Sunday, July 5, 2009

Hiking in Denali National Park Part 1 - Wildlife

68231 - Goshawk
 Note that I was without internet access during the trip to Valdez and I did not have time to write anyway. So now the plan is to work on getting the blog back up to date over the next few days.

Hiking the trails of Denali National Park proved to be a small adventure, and I had time to explore three different trails during my visit. Rock Creek is a 2.5 mile trail that meanders through forests of spruce and aspen trees and was colored with many varieties of wildflowers and grasses, as well as mostly yellow shades of tundra. Walking on tundra is like walking on 6-inch thick sponge, and it's amazing how it springs back to its original position after each footstep. The stuff would probably make a comfortable place to drop a sleeping bag to camp for the night.

The first part of the trail I only saw plants, grasses and flowers, and no wildlife at all. I will show some photos of the wildflowers later in a separate post. About 45 minutes into my hike I walked up on a goshawk that had killed a snowshoe hare and was having lunch. The biggest surprise was that he allowed me to approach him very closely and sit on the tundra and take photos for about 20 minutes.

68243 - Goshawk

68116 -  - Goshawk
 Another fun hike was a the Horseshoe Lake trail, which features a 250 foot elevation drop down to a lake surrounded by a spruce forest. This photo shows the view of the lake from above.

67130 - Horseshoe Lake
 There is a huge beaver lodge on the edge of the lake and we saw a couple beavers across the lake gathering tree branches to bring back to the lodge. We waited quietly in the woods at the edge of the lake and then photographed them as they went by carrying the tree branches. We had hoped to get photos of them chipping away at a tree such as the one in the 2nd photo below, but we never saw them out of the water.

7145 - Beaver

67137 - Horseshoe Lake

There is a hike at Savage River at mile post 15 near the ranger station that afforded us quite a few photo opps in just a short while. We saw an arctic ground squirrel, a full family of ptarmigans including a male and female and about 15 chicks, plus a coyote that tried his best to make a meal of the ptarmigan chicks or mew gull chicks that were in the same area.

68377 - Arctic Ground Squirrel

68673 - Male Ptarmigan

68861 - Mew Gull

68626 - Ptarmigan Chick

68867 - Male Ptarmigan hiding in flowers

 When a coyote approaches, you can usually tell where he is because the nesting birds in the area will dive bomb the coyote in attempt to keep him away from their nests and chicks. We witnessed this and it was fascinating to watch. The coyote was stalking the chicks directly in front of us across the creek while the ptarmigans were running to the left with their chicks to hide them from the coyote. Then the mew gulls were flying in from left to right and attacking the coyote to try and scare him off. They finally succeeded and the coyote retreated across the stream and up into the thick brush on the mountainside across the creek. We laughed as some startled hikers on the other side of the creek saw the coyote suddenly pop out of nowhere and pass right in front of them on his way up the mountainside. Below are photos of all the players in the scenario I described above:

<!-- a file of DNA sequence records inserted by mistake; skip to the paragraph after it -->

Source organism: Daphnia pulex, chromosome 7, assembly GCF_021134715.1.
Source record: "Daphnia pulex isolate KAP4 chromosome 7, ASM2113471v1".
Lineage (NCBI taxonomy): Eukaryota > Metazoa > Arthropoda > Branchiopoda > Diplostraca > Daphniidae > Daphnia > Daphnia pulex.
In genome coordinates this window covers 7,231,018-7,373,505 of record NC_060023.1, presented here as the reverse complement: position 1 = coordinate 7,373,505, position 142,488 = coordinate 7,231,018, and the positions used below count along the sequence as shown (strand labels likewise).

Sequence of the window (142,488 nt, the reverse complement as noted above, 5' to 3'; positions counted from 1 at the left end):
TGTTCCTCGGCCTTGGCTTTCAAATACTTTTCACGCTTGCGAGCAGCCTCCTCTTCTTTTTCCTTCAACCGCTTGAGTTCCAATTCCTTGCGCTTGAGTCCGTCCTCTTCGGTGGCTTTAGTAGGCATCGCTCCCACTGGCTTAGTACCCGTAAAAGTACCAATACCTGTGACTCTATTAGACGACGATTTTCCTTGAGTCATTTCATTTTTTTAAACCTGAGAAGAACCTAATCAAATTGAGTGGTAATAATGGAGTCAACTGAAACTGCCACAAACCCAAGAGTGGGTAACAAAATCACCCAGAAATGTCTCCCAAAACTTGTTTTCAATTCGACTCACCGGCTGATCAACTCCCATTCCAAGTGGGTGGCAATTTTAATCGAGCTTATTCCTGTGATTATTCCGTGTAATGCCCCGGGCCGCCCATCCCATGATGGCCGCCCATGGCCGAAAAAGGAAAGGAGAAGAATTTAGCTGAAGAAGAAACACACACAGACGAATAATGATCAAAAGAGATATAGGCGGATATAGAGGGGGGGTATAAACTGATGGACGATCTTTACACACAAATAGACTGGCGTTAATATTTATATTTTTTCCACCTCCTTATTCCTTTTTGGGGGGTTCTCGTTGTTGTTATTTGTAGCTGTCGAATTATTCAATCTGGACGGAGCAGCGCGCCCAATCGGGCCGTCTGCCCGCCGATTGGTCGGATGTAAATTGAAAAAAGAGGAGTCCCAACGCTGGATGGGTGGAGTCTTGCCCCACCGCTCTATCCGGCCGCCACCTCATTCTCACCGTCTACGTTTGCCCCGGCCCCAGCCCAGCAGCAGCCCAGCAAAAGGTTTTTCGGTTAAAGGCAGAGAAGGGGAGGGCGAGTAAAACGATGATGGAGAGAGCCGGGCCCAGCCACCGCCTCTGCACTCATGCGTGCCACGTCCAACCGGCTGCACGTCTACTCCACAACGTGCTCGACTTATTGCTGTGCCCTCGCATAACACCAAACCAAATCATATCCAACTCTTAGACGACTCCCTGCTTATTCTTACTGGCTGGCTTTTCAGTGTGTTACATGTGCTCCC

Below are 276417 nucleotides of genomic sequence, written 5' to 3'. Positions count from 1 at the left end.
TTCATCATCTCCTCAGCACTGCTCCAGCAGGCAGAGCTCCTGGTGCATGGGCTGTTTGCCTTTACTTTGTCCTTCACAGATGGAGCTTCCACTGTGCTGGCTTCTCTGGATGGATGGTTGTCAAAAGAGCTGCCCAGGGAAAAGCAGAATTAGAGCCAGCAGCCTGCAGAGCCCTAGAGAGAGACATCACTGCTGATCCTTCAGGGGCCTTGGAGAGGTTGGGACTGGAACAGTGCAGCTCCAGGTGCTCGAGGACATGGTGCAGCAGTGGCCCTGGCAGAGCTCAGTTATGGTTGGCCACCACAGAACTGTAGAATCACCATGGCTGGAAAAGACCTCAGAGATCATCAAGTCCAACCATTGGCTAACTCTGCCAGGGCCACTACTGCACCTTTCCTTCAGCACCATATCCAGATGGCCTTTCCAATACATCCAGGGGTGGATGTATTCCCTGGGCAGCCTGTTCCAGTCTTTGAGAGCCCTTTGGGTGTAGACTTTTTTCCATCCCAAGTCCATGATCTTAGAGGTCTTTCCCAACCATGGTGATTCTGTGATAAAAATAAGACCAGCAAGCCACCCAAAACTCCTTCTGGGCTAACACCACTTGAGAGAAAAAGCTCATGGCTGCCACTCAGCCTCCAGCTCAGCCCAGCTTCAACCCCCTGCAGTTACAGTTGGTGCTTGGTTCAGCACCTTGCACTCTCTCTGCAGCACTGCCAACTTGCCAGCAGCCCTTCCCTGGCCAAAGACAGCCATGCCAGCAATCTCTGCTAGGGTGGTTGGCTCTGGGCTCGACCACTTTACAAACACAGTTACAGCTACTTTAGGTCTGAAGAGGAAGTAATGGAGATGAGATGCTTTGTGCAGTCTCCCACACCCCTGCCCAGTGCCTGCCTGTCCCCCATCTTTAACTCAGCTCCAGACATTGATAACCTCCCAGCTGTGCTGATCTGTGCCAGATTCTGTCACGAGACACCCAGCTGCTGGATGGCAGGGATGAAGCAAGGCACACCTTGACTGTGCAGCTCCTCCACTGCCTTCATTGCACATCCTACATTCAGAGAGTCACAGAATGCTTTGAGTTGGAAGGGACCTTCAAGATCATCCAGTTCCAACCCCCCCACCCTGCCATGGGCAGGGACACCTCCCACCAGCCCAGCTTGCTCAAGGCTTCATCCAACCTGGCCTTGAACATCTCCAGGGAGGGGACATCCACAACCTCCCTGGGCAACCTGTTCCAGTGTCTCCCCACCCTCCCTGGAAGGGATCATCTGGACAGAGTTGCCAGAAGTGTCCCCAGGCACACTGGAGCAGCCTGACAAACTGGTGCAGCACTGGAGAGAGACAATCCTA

68387 - Mew Gull Attacking Coyote

68800 - Female Ptarmigan with chicks
If you look closely, you can see 4 chicks in this photo. There were at least 3 or 4 more chicks under the mother's wings and out of view.

68800 - Female Ptarmigan with chicks


  1. What a beautiful post, as usual. I love coming here! Thanks! :))

  2. This is a very beautiful set of photographs and and the wonder of it all is that there is an excellent set of works to go with them. I can say that there are no favorites but if I had to choose a picture that sets this post apart from others I would say the felled tree along the lake would be it. That leaves the imagination to work on what might be there at the lake or in the vicinity. Your work is really nice.

  3. Oh my gosh......incredible images starting with the intense eye of the hawk and continuing on through. Just so much to see. Must be a trip of a lifetime. Being able to watch beavers working on their lodge must have been exciting.

  4. Hi Tim,
    Now I can understand better your excitement before leaving. This is truly the place to be for a nature photographer! I can not even which pictures I love most. They are all fantastic encounter and marvelous shots! I guess you enjoy it!

  5. Absolutely breathtaking!!
    I have no other words.

  6. This is why we all like what we do... despite some field difficulties, we achieve a certain point where all the efforts is worth... These photos are a proof of commitment, effort and efficiency. As simple as that! Congratulations.

  7. Great series Tim, but I think the head on shot of the Goshawk (that close) would definitely get my heart rate up. Well done.

  8. What a great time!!! Thank you for sharing the images and experience.